Oh she'll help me to pull trough (la la la lie la la la lie)

The song for a long goodbye
I'm coming back ,I'm coming back to my girl
La la la lie, back to my girl (la la la lie la la lie)
The song for a long goodbye
I'm coming back to my girl by July

"I Thought of You" by Johnny Gallagher Jr.

15 July, 2008

More reasons to like Damon Albarn

This article in the Village Voice is really excellent: Damon Albarn and his Adventurous Honest Jon's Label

It's all about this great hole in the wall record store in Notting Hill (Honest Jon's) which has specialized in selling "possession music" since 1974. "Possession music" is loosely translated as the music of the former British colonies, and historically it has a similar background to that of blues and soul music which grew out of the working songs and protest songs of African slaves in the United States. Many of the musicians were repressed and functionally silenced outside of their home countries by the British government, but some of the recordings were saved and are now being released on treasure chest compilations by Honest Jon's record label.

The story is great, and the music is even better. I would recommend picking up a compilation like Lagos Shake - A Tony Allen Chop-Up or Living Is Hard: West African Music in Britain, 1927-1929 to add to your music library.

"Frankie's Gun (LIVE)" by the Felice Brothers

"Waiting" by Green Day

This song popped up on "shuffle" the other day. I hadn't heard it in a year, maybe two. I <3 Green Day.

I've been waiting a long time
for this moment to come
I'm destined for anything at all
Downtown lights will be shining
On me like a new diamond
Ring out under the midnight hour
No one can touch me now
And I can't turn my back
It's too late ready or not at all

Well I'm so much closer than
I have ever known
Wake up

Dawning of a new era
Calling... don't let it catch ya falling
Ready or not at all
So close enough to taste it
Almost... I can embrace this
Feeling...on the tip of my tongue

Well I'm so much closer than
I have ever known...
Wake up
Better thank your lucky stars
Shey hey hey

I've been waiting a lifetime
For this moment to come
I'm destined for anything at all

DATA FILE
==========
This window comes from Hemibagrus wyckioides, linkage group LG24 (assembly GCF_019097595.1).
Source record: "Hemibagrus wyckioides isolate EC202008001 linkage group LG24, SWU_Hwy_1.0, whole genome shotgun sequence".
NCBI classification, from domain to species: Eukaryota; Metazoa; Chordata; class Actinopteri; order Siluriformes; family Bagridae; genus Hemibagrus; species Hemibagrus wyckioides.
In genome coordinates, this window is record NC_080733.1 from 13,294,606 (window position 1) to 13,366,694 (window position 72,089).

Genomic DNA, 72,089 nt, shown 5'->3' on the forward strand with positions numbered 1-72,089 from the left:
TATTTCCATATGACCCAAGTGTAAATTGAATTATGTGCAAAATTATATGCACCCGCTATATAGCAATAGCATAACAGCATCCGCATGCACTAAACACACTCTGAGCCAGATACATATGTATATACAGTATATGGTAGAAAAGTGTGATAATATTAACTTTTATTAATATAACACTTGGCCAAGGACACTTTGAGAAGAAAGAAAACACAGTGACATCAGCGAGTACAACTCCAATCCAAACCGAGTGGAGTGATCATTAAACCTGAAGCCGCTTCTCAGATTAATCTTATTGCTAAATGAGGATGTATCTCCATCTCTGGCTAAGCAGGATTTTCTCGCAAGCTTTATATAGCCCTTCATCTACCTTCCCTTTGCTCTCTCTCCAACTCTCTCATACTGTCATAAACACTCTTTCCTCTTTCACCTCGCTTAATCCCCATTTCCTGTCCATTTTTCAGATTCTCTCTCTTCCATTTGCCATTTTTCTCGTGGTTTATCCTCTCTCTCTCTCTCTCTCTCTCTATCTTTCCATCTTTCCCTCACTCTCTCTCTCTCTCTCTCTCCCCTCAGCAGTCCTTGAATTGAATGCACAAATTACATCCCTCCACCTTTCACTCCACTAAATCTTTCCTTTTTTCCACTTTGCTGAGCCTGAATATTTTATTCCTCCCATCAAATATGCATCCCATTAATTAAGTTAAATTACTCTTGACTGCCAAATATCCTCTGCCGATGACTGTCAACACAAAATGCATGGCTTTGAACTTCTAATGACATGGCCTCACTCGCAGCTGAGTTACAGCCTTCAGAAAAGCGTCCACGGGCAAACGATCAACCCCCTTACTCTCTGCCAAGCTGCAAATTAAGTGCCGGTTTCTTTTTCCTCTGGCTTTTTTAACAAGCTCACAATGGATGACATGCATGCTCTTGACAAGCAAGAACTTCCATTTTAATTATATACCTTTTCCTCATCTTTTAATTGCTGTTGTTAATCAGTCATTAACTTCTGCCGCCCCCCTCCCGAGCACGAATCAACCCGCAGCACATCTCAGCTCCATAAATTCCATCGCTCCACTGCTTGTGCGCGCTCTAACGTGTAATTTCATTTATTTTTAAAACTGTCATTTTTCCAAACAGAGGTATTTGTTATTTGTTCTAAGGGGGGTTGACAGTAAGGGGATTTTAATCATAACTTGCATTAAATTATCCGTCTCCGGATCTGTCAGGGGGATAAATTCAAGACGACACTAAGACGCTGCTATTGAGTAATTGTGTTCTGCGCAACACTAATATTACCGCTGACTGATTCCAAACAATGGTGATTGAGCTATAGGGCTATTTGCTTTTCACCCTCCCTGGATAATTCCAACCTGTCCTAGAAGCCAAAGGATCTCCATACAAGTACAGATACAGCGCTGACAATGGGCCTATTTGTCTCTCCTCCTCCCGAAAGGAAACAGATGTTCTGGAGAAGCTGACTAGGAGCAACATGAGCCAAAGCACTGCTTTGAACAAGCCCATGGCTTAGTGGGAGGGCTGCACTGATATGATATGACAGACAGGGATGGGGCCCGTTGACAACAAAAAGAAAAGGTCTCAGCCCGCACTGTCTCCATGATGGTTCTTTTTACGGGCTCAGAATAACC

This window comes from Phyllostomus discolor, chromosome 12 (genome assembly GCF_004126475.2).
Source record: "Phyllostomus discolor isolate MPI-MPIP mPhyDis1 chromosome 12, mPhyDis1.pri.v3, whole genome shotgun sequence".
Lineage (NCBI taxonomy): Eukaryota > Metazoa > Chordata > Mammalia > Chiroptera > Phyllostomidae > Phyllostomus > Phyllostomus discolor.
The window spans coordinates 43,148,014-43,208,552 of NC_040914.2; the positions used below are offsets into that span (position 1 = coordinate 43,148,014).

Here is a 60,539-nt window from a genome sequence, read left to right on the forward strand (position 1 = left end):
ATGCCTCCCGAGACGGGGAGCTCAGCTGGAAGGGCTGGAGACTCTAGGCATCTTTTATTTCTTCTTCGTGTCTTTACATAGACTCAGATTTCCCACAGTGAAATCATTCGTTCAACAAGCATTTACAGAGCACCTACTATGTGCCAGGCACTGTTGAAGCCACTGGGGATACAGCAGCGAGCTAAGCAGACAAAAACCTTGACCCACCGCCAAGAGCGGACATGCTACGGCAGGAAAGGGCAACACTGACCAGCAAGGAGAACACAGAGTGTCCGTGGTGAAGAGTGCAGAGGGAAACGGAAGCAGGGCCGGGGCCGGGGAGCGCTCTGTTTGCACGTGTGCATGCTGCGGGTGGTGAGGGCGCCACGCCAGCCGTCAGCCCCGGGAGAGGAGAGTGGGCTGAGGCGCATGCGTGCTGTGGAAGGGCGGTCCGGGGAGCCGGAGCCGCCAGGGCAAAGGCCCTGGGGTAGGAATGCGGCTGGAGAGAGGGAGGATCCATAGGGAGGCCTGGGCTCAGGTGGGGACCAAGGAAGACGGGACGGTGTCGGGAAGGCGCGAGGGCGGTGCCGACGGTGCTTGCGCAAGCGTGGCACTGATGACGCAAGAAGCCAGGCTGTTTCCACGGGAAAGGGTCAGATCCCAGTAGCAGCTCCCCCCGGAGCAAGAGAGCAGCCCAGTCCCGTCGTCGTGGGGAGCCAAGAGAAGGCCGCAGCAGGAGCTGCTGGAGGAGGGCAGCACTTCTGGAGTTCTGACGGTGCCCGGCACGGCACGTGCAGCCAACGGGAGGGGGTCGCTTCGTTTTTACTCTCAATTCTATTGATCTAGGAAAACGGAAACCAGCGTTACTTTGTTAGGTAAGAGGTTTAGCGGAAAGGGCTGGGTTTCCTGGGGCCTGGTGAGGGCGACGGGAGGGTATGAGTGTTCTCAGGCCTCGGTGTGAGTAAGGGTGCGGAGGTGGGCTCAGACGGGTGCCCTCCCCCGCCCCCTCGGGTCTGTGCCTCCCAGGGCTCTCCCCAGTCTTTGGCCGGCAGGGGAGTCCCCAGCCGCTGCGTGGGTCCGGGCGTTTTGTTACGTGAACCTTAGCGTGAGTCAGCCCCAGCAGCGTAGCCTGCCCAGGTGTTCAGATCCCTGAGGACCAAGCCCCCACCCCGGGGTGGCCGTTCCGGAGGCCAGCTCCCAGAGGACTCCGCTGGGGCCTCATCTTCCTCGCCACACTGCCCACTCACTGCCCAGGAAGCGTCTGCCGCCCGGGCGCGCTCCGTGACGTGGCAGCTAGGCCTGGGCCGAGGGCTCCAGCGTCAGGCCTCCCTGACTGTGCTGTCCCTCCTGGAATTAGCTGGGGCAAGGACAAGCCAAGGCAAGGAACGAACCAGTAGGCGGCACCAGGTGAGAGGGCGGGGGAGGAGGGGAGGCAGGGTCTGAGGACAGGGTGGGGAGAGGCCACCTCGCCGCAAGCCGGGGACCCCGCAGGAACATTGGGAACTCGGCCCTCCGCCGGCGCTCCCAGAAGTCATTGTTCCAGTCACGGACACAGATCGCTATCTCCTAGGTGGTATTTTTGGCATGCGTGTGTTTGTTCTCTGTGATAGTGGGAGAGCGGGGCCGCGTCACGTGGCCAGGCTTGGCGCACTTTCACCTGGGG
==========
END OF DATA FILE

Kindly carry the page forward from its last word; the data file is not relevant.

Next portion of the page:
Color me stupid
Good luck
You're gonna need it
Where I'm going if I get there at all
Wake uuuuuuuuuup
Better thank your lucky stars

Live music delivered by AT&T

That's what I saw advertised underneath iTunes' Lollapalooza playlist this morning. It's kind of a morbid thought really, and it starts me wondering if every setlist at the festival has some unique tie-in with cell phone service.

It starts out small: free pictures of you and your friends (in front of a giant cell phone) provided by AT&T; free drinks if you stop by the kiosk and hear about the new phone service; and then before you know it, Jack White is dressed up as a cell phone and forced to play his guitar while advertising. It's a form of slavery really. Small enough even that the little acts don't realize what's happening, until crouching around Thom Yorke back at the van park they start to hear the horror stories. There was that one time when every appearing band was paid only in rollover minutes (small print in the contract), and then in order to salvage their careers after such an unprofitable tour, they were forced to sell their songs for television ads. It happens all too often, but the companies are always trying to hush it up.

On that note, maybe you feel like purchasing some new music? I know I enjoy being a consumer whore after hearing about how other people are being screwed over (even if the story is completely fabricated). I wouldn't put it past AT&T, but at this point I have no story except that they seem to now be in the business of "delivering" live music to the masses. Something about this situation does not bode well for the future, at least in my mind. Even the wording, "delivery" is icky. Why would you need such a huge company to just deliver something? Still, the Lollapalooza lineup isn't completely trashed. There's a nice mix of big and small names performing at the three day festival.

The Postelles, for instance, are one of a couple of bands who have only released extended plays. Their music sounds very 1950s early rock 'n' roll, then you start listening to their lyrics and you notice that they have more in common with the tongue in cheek of the Ramones (who were also big fans of 1950s rock 'n' roll) than with Frankie Valli and the Four Seasons. "Boy's Best Friend" is about a case of mistaken sexual orientation, and it makes it clear that you can no longer assume that guys like girls and girls like guys, and that if you do...well...it can lead to emotional complications. "Mr. Used to Be" is about a boy who "used to be" on top, but now is basically being ignored. "Blue Room" is a song of reassurance, unfortunately lacking in much weight. "Stella", on the other hand, is a perfectly romantic and understated song. It's an upbeat lullaby of love, outfitted with a little guitar break to banish monotony. Not that this song could be considered monotonous for a minute. It's a completely accessible and fitting song for Summer escapades and adventures. "Hey Little Sister" is a little whiny, and I find my mind drifting away from the music and thinking about other things. "White Night" moves in the opposite direction. It's captivating, and sounds like surf rock. Yet again there's a guitar solo, and the vocals stay away from whining and are closer to pleading pitch (a subtle difference that saves the ears). The eponymous extended play has high and low points. About half of the album really rocks, and the other half falls short of even really rolling, but there's definitely hope for the Postelles. Maybe Lollapalooza will be their place to shine. Who knows, maybe AT&T will offer them a commercial deal and they won't have to barter for food with rollover minutes. It could happen.